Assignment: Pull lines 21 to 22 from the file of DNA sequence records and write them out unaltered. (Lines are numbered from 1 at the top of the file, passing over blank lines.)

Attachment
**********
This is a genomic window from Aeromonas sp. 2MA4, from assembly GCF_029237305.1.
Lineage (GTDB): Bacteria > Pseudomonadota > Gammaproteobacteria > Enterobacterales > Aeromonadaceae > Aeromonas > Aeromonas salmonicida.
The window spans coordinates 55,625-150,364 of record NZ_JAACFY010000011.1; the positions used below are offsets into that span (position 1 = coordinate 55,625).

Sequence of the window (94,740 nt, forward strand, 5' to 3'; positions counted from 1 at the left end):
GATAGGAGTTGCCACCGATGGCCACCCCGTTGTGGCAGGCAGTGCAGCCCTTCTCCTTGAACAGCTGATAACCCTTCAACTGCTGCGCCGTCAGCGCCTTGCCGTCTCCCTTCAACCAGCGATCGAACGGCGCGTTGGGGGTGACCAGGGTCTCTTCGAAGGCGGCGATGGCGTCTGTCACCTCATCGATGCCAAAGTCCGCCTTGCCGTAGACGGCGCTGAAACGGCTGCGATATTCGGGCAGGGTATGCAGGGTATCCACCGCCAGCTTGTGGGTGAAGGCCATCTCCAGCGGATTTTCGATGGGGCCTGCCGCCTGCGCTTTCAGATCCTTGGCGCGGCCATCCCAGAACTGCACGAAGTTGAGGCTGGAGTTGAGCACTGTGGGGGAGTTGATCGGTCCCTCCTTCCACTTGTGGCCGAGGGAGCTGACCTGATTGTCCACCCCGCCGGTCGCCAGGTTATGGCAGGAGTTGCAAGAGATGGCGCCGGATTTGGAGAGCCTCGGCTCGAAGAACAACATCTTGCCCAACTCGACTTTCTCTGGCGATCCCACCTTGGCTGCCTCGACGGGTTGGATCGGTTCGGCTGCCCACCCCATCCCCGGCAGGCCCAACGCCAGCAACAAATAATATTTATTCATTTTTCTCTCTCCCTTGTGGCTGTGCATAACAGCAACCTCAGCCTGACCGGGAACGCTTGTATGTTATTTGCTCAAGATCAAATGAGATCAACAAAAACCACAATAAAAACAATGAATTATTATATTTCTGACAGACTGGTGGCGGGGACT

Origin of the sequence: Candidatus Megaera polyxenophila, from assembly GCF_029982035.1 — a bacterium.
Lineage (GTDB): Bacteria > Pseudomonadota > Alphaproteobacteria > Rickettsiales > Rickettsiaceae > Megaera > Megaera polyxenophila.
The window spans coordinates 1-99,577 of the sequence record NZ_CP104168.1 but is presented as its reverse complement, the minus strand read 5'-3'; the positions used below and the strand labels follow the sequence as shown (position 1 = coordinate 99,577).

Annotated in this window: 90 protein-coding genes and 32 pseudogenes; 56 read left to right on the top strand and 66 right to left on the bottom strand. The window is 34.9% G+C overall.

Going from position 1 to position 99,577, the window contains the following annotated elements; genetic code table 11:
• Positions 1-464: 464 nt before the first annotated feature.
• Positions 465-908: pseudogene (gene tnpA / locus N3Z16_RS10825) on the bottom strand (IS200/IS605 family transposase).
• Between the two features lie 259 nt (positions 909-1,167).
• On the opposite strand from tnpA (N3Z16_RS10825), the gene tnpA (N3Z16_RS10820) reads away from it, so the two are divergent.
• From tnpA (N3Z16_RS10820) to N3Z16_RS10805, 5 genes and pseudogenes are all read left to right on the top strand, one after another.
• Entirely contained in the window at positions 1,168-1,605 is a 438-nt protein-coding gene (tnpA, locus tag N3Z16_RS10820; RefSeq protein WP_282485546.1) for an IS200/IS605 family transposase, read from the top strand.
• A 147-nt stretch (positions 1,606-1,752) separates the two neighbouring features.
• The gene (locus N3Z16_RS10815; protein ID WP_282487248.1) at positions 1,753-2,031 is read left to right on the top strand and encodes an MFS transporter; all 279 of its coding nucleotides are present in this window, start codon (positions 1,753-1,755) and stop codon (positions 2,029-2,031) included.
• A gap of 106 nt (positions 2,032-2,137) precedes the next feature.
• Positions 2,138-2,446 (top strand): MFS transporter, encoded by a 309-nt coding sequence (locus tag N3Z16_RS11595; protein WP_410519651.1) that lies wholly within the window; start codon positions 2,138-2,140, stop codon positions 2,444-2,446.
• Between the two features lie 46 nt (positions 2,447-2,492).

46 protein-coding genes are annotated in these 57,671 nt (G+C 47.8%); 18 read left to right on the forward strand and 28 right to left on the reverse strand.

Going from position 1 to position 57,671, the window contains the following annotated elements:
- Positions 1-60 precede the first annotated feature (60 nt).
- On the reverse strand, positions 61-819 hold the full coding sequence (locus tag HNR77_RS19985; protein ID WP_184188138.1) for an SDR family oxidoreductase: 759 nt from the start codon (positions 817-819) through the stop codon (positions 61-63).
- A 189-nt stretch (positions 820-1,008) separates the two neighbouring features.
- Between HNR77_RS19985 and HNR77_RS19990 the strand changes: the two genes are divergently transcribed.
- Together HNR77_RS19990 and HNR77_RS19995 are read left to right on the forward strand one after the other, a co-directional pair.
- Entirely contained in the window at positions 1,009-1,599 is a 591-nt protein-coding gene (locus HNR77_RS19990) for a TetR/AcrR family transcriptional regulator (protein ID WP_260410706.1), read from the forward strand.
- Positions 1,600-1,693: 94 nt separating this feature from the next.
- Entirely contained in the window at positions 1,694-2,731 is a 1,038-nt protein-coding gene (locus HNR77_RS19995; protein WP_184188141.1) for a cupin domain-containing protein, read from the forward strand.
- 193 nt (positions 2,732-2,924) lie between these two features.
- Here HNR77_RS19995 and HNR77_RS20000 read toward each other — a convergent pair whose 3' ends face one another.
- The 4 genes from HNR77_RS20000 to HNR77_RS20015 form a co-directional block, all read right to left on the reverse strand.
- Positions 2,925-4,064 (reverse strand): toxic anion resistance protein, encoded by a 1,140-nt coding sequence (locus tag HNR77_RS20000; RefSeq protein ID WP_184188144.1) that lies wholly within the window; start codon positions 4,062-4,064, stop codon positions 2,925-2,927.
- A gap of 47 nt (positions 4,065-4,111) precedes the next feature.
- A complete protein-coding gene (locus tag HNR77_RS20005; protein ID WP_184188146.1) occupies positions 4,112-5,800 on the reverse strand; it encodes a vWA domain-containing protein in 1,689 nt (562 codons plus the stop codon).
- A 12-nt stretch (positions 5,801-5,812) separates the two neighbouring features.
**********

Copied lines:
• Between the two features lie 46 nt (positions 2,447-2,492).

46 protein-coding genes are annotated in these 57,671 nt (G+C 47.8%); 18 read left to right on the forward strand and 28 right to left on the reverse strand.